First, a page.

Friday, August 17, 2012

Gender and the Bible

In some circles Christians are still debating the role of women, not just in ministry but society as a whole. And as with most other subject, the Bible is brought in as part of the debate. When someone suggests that a biblical text on women should be read a different way or that perhaps it doesn't or shouldn't mean that for us today, the reaction can sometimes be fierce. 

Craig Keener is one New Testament scholar who has long worked for a better understanding of these texts. He has also sometimes been accused of undermining the Bible for his work.

Craig has a short article on the Huffington Post that looks at the subject. Here is a bit of what he says.

Sometimes more traditional interpreters have accused those of us who follow this approach of dishonoring the Bible. This accusation, however, misrepresents the debate's real crux: how one should apply the Bible. After all, the prophets, Jesus and Paul all reapplied some earlier biblical principles in new circumstances; addressing a new situation, Paul, for example, adds an explicit exception to Jesus's teaching about divorce. It is therefore biblical as well as pastorally sensitive to consider how we apply texts.
Moreover, the issue involves how we can apply the Bible consistently. Most of those who oppose women's ordination do not follow biblical instructions to greet one another with holy kisses or wear head coverings in church. Most recognize that these were cultural expressions of principles (such as friendly greetings) that may be applied differently in different cultures. Certainly most churches do not take up offerings for the Jerusalem church every Sunday (1 Corinthains 16:1-3) and most Bible readers do not feel compelled to go to Troas, get Paul's cloak and try to take it to him (2 Timothy 4:13). When they neglect these instructions, they do not see themselves as disobeying the Bible. They simply recognize that we need to take into account the situations the biblical writers addressed, before extracting larger principles. That is not only how we read the Bible but how we learn from any wisdom originally written in the past. Nearly all communication uses a language and some cultural setting!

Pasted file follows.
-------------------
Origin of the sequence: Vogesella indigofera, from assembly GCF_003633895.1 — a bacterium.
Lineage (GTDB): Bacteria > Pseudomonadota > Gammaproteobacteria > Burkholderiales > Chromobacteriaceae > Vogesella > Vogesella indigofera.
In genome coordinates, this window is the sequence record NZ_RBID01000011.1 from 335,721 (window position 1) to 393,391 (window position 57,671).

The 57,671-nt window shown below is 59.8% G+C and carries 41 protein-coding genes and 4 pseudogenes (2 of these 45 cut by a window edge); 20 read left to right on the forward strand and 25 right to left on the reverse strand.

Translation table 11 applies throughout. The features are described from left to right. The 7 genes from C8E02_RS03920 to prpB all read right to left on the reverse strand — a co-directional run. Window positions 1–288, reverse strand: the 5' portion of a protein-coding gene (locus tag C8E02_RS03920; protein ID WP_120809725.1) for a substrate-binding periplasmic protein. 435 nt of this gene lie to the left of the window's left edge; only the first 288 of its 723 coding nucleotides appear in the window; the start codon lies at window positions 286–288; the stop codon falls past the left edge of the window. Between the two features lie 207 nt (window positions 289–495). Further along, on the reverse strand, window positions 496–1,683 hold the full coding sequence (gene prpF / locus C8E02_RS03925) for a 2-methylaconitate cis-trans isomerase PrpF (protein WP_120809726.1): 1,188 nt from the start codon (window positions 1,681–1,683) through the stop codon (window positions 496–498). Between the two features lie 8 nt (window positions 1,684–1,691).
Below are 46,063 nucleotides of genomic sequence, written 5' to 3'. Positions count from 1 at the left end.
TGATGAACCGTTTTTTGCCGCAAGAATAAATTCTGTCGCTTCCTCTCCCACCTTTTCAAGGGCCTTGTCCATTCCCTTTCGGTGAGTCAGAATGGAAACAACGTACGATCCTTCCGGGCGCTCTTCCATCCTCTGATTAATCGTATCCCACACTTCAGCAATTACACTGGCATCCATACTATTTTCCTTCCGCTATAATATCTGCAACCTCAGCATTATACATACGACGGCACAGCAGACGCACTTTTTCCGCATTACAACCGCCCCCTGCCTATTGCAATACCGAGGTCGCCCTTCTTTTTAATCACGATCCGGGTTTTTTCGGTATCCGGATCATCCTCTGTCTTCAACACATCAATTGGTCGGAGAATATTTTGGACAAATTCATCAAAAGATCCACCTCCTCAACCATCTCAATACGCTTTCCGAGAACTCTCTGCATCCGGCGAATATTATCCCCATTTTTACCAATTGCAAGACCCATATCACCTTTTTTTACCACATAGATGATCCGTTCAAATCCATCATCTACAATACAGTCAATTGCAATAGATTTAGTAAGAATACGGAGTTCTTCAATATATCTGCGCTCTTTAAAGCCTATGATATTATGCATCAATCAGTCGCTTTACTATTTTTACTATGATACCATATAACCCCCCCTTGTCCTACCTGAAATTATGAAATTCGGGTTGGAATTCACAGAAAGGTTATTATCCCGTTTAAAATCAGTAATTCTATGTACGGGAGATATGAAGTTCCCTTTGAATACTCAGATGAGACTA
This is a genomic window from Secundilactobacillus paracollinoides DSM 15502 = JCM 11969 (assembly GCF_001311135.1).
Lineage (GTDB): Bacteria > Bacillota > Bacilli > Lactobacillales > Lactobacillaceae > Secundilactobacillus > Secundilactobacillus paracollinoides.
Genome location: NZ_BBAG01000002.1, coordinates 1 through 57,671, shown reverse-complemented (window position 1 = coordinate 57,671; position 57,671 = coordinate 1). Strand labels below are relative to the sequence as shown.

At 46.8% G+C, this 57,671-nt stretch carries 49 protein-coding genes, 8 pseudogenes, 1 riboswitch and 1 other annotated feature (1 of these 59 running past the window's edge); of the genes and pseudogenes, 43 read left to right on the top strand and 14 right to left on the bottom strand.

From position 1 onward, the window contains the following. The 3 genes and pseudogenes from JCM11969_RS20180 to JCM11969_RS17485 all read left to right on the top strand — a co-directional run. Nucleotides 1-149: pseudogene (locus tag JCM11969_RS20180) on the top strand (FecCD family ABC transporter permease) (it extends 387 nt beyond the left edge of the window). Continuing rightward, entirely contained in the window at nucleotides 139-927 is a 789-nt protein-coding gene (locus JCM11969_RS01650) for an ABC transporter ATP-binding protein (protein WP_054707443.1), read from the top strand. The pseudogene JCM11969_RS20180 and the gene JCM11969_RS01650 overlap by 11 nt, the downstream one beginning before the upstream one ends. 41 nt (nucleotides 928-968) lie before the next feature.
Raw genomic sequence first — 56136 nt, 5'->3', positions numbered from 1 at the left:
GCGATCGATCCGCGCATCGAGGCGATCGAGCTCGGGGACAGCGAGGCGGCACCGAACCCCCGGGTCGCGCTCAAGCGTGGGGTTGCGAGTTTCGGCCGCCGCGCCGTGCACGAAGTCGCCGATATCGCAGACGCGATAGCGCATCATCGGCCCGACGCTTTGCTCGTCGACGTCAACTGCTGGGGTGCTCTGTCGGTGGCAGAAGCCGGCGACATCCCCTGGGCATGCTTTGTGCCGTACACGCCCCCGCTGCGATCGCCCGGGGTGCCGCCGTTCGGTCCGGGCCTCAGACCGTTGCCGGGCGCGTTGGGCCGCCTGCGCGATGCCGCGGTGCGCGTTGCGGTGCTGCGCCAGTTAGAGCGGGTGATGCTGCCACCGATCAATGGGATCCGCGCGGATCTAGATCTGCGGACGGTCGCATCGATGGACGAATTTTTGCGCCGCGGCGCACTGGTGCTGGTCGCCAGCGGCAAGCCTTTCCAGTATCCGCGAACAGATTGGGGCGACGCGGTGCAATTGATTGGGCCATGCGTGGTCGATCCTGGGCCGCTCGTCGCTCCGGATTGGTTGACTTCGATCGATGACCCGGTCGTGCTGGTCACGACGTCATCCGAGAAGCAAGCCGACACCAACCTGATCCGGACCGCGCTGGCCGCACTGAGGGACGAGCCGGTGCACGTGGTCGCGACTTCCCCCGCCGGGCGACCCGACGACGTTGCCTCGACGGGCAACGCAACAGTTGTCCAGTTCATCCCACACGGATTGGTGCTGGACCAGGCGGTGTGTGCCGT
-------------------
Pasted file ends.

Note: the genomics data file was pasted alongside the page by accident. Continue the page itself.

You can read the whole article here


  1. Specifically relating to women pastors, the Timothy passage causes me to pause along these lines. Paul gives some logic there that doesn't seem to involve culture or the times.

    1. How much of what Paul wrote in Timothy was culturally driven? Whatever logic is present in the text was colored by that culture. If we, as stewards of God's word in OUR culture are to do as Paul did, apply the scripture to the culture, should we not consider the case for egalitarian ministry? I don't know. I'm just putting this out there for consideration.

    2. Welcome back Mike! I've missed you.